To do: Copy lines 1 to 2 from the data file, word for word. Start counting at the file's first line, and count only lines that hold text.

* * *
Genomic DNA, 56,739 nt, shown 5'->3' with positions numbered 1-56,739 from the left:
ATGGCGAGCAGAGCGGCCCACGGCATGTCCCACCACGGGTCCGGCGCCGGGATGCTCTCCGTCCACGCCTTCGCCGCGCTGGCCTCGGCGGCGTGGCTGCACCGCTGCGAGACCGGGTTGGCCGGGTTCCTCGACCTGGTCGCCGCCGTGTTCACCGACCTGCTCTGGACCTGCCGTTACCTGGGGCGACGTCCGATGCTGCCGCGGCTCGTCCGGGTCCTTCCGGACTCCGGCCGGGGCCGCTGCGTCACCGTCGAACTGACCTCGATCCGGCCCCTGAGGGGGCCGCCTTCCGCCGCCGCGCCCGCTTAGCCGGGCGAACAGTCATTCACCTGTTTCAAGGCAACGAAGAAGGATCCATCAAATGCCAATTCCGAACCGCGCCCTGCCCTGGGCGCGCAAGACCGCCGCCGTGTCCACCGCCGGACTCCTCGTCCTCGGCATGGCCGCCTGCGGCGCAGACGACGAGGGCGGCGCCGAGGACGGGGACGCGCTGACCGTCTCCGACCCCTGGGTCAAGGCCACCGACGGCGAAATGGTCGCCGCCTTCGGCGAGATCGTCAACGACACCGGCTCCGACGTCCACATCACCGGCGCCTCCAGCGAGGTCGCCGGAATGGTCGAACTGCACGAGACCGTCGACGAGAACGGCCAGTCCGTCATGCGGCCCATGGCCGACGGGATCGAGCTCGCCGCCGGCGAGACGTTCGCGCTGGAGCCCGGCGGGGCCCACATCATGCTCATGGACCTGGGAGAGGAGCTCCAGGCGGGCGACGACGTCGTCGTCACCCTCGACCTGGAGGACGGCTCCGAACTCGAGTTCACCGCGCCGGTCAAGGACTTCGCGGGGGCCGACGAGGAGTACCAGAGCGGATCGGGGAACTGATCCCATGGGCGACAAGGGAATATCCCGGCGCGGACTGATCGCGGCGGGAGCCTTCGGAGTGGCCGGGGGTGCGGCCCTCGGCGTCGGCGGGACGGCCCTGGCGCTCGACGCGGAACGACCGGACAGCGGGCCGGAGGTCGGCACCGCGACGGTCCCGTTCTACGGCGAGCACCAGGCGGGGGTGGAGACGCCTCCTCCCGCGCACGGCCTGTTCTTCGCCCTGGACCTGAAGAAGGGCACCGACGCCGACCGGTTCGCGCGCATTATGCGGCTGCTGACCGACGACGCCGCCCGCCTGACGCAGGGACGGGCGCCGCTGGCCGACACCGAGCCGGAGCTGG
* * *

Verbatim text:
Genomic DNA, 56,739 nt, shown 5'->3' with positions numbered 1-56,739 from the left:
ATGGCGAGCAGAGCGGCCCACGGCATGTCCCACCACGGGTCCGGCGCCGGGATGCTCTCCGTCCACGCCTTCGCCGCGCTGGCCTCGGCGGCGTGGCTGCACCGCTGCGAGACCGGGTTGGCCGGGTTCCTCGACCTGGTCGCCGCCGTGTTCACCGACCTGCTCTGGACCTGCCGTTACCTGGGGCGACGTCCGATGCTGCCGCGGCTCGTCCGGGTCCTTCCGGACTCCGGCCGGGGCCGCTGCGTCACCGTCGAACTGACCTCGATCCGGCCCCTGAGGGGGCCGCCTTCCGCCGCCGCGCCCGCTTAGCCGGGCGAACAGTCATTCACCTGTTTCAAGGCAACGAAGAAGGATCCATCAAATGCCAATTCCGAACCGCGCCCTGCCCTGGGCGCGCAAGACCGCCGCCGTGTCCACCGCCGGACTCCTCGTCCTCGGCATGGCCGCCTGCGGCGCAGACGACGAGGGCGGCGCCGAGGACGGGGACGCGCTGACCGTCTCCGACCCCTGGGTCAAGGCCACCGACGGCGAAATGGTCGCCGCCTTCGGCGAGATCGTCAACGACACCGGCTCCGACGTCCACATCACCGGCGCCTCCAGCGAGGTCGCCGGAATGGTCGAACTGCACGAGACCGTCGACGAGAACGGCCAGTCCGTCATGCGGCCCATGGCCGACGGGATCGAGCTCGCCGCCGGCGAGACGTTCGCGCTGGAGCCCGGCGGGGCCCACATCATGCTCATGGACCTGGGAGAGGAGCTCCAGGCGGGCGACGACGTCGTCGTCACCCTCGACCTGGAGGACGGCTCCGAACTCGAGTTCACCGCGCCGGTCAAGGACTTCGCGGGGGCCGACGAGGAGTACCAGAGCGGATCGGGGAACTGATCCCATGGGCGACAAGGGAATATCCCGGCGCGGACTGATCGCGGCGGGAGCCTTCGGAGTGGCCGGGGGTGCGGCCCTCGGCGTCGGCGGGACGGCCCTGGCGCTCGACGCGGAACGACCGGACAGCGGGCCGGAGGTCGGCACCGCGACGGTCCCGTTCTACGGCGAGCACCAGGCGGGGGTGGAGACGCCTCCTCCCGCGCACGGCCTGTTCTTCGCCCTGGACCTGAAGAAGGGCACCGACGCCGACCGGTTCGCGCGCATTATGCGGCTGCTGACCGACGACGCCGCCCGCCTGACGCAGGGACGGGCGCCGCTGGCCGACACCGAGCCGGAGCTGG